Perhaps you like to stop off after work to sit with friends during happy hour. You have done this far too many times to count without any issues driving home thereafter. Perhaps one day, your luck will run out.
A police officer may pull you over on your way home after happy hour. If you had anything to drink, it may be on your breath. Now the officer suspects you of impairment and asks you to step out of the vehicle. What happens in the next few minutes could affect your future. The officer will probably ask you to participate in field sobriety tests.
Do you have to participate in field sobriety tests?
You may be surprised to discover that you do not have to participate in these tests. Many people are under the impression that they must participate, and police officers do nothing to dispel that perception. You see, police officers may only need reasonable suspicion to stop you, but they must have probable cause to arrest you, which requires more alleged evidence. Failed field sobriety tests provide at least some of that proof.
If you agree to the tests and fail, which is possible even if you had nothing to drink, you end up helping the officer establish probable cause. Many people fail these tests based on physical or other health conditions, but an officer's bias also plays a role in the results. If an officer already suspects you of intoxication, reaching the conclusion that you failed the tests may not be difficult. This subjectivity is a primary factor in why some courts will not rely on such testing as evidence of impairment.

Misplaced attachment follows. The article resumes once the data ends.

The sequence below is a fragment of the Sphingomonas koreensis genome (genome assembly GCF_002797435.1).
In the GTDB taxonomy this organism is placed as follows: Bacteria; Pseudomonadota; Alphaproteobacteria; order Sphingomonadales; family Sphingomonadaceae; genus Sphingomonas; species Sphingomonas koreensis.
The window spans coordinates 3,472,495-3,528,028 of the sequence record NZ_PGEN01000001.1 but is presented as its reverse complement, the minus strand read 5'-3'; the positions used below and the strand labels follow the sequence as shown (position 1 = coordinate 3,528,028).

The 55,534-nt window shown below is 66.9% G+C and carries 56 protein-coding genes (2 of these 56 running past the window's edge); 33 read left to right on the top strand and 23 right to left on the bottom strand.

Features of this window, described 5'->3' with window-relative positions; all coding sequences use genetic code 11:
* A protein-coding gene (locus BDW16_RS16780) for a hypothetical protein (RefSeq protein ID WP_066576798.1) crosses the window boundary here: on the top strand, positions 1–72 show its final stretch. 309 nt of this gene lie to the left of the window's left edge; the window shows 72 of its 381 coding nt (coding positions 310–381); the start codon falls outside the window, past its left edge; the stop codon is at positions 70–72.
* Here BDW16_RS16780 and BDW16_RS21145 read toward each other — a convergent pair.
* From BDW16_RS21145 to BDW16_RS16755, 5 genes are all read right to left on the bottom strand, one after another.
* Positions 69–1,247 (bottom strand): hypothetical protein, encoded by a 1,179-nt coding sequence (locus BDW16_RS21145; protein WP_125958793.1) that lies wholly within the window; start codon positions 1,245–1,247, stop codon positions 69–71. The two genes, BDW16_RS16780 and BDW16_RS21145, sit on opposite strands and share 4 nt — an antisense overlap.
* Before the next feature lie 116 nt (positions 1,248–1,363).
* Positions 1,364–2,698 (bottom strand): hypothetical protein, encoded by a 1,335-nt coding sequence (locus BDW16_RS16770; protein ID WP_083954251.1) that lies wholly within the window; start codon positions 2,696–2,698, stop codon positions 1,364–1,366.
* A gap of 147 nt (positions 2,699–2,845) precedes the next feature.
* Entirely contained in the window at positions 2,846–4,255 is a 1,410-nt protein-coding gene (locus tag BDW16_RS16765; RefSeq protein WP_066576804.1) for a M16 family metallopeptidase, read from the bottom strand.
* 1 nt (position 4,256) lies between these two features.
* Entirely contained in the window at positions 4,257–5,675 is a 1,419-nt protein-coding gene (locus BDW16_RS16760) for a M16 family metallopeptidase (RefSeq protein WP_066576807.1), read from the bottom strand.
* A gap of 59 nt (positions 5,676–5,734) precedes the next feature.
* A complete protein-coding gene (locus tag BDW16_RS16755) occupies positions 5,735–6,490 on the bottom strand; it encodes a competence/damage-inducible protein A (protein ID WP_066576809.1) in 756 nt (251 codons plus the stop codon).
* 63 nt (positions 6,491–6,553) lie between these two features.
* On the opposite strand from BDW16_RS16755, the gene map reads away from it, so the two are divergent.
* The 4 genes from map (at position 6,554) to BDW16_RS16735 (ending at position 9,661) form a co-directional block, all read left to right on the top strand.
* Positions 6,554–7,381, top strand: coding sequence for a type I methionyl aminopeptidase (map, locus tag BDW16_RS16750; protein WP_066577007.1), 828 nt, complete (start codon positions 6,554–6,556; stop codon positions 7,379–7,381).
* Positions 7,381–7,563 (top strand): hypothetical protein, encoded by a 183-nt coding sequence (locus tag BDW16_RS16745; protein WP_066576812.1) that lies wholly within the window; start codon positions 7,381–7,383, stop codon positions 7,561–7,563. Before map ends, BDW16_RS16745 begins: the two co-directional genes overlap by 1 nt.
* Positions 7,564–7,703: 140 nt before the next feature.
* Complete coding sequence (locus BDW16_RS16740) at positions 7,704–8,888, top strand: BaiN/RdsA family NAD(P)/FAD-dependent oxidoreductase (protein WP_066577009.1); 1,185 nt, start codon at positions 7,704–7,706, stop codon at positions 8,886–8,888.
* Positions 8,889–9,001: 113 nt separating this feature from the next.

What happens after you refuse to participate?
More than likely, the officer will attempt to convince you that you should take the tests. He or she may use veiled threats, guilt or other tactics to try to talk you into participating. Remain calm and polite but persistent in your refusal. Not taking the tests may not keep you from ending up under arrest, but at least you are not providing the officer with probable cause based on failed field sobriety tests.
As soon as you are able, you may want to begin working toward a resolution to the situation that provides you with the best outcome possible. This may include challenging field sobriety tests if you participated in them, challenging the roadside breath test if you submitted one and reviewing the circumstances of the traffic stop to determine whether it was, in fact, a legal stop in the first place. These and other factors could make a difference in the outcome of your case.